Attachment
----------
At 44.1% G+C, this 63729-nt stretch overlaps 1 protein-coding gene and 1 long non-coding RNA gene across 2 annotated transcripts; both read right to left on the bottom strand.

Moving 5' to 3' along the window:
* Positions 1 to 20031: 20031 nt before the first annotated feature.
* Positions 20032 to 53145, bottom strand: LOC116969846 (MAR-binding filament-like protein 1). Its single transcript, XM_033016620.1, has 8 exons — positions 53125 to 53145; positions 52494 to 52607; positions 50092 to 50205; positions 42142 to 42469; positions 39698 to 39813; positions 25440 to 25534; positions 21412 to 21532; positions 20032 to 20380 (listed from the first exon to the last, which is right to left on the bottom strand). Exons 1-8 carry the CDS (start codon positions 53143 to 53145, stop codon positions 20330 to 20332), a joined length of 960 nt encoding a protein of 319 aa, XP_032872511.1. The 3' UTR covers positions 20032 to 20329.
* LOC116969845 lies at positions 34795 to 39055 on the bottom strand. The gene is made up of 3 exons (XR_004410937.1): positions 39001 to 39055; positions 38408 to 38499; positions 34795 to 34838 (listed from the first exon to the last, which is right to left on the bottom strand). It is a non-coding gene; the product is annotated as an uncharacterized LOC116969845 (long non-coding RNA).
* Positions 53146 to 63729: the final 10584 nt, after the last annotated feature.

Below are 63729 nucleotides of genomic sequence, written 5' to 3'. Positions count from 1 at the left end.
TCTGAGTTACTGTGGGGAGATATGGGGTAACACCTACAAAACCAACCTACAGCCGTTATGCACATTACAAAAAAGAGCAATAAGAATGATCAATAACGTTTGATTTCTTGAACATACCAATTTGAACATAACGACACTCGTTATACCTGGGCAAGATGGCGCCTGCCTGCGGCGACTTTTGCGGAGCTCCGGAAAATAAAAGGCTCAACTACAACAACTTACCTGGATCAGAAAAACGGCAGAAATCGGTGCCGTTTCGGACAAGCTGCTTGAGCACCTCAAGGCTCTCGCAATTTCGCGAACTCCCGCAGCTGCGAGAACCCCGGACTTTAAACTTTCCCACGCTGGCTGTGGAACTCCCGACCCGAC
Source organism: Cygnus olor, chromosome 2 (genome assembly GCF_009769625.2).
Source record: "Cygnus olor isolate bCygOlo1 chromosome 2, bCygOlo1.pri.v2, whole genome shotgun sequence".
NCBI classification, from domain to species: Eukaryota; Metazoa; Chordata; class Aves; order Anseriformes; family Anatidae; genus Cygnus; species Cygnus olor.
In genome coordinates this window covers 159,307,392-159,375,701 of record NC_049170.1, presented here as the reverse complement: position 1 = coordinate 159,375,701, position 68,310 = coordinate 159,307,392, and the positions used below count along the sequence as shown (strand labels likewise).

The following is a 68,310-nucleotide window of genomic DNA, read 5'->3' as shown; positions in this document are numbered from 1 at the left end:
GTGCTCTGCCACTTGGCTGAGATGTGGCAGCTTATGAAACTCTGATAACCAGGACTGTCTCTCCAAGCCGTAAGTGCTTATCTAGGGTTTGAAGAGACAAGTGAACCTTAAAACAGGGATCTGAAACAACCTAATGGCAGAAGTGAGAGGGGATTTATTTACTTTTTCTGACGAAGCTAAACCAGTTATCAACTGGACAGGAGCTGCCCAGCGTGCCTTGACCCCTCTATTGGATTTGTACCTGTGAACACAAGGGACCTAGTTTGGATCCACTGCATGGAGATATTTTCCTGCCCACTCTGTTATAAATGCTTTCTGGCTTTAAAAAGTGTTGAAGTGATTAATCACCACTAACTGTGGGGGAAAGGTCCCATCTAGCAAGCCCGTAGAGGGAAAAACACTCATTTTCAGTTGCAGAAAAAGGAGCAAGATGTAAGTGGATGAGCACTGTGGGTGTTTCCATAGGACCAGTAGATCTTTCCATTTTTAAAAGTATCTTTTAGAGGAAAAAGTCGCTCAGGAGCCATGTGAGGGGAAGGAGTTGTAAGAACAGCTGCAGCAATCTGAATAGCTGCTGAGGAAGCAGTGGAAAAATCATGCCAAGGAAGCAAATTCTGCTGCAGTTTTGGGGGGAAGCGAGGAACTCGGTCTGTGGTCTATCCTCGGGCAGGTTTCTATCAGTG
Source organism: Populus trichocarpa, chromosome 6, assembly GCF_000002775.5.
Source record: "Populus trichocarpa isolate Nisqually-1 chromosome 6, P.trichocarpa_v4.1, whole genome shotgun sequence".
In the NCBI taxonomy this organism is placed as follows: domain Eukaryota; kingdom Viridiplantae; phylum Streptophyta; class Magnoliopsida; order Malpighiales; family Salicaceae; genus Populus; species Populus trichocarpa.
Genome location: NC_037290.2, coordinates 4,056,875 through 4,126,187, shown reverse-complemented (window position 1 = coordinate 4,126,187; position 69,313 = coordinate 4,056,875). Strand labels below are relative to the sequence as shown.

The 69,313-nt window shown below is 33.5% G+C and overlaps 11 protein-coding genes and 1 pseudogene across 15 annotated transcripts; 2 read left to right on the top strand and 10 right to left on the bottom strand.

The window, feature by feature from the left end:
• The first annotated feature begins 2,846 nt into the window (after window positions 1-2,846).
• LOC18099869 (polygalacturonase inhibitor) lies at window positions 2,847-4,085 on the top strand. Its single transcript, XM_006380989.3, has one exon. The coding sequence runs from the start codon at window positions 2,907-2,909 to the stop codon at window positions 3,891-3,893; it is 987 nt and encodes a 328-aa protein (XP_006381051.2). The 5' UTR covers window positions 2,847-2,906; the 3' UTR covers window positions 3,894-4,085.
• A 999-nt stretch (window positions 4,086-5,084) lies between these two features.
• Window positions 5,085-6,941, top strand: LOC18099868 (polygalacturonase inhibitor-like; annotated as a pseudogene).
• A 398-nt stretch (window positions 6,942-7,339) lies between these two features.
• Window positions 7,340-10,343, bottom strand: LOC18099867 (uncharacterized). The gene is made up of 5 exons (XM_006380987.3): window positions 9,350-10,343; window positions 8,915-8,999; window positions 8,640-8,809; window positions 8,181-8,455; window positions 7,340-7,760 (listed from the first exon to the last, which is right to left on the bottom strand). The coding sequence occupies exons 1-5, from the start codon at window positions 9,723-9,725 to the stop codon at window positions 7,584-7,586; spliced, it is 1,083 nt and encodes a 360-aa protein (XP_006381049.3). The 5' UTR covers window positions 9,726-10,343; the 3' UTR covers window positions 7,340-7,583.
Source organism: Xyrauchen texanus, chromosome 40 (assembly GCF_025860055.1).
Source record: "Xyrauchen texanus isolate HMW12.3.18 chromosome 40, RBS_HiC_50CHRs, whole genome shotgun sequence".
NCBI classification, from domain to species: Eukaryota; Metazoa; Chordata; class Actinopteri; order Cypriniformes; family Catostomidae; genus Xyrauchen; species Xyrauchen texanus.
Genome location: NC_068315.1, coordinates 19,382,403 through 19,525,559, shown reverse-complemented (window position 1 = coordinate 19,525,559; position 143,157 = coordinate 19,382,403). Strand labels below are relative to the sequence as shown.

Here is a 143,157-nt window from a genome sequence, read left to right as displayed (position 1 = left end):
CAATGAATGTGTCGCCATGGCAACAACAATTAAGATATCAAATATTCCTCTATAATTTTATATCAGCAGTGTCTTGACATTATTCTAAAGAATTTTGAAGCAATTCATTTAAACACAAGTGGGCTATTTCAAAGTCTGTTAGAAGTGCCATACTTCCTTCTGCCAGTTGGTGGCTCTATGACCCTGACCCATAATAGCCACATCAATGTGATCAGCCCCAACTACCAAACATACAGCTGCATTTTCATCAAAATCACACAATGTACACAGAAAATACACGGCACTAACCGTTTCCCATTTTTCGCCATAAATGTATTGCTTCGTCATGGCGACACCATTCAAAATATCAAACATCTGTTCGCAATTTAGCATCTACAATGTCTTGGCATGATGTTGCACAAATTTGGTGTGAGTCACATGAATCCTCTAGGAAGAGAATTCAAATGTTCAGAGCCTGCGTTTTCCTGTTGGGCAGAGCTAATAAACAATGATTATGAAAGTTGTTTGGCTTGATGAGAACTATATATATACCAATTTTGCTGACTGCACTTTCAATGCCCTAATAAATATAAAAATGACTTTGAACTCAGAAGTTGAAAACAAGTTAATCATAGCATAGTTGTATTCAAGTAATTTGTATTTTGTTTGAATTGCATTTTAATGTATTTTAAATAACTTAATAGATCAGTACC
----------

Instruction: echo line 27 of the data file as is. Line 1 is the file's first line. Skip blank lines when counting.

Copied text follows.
Source organism: Xyrauchen texanus, chromosome 40 (assembly GCF_025860055.1).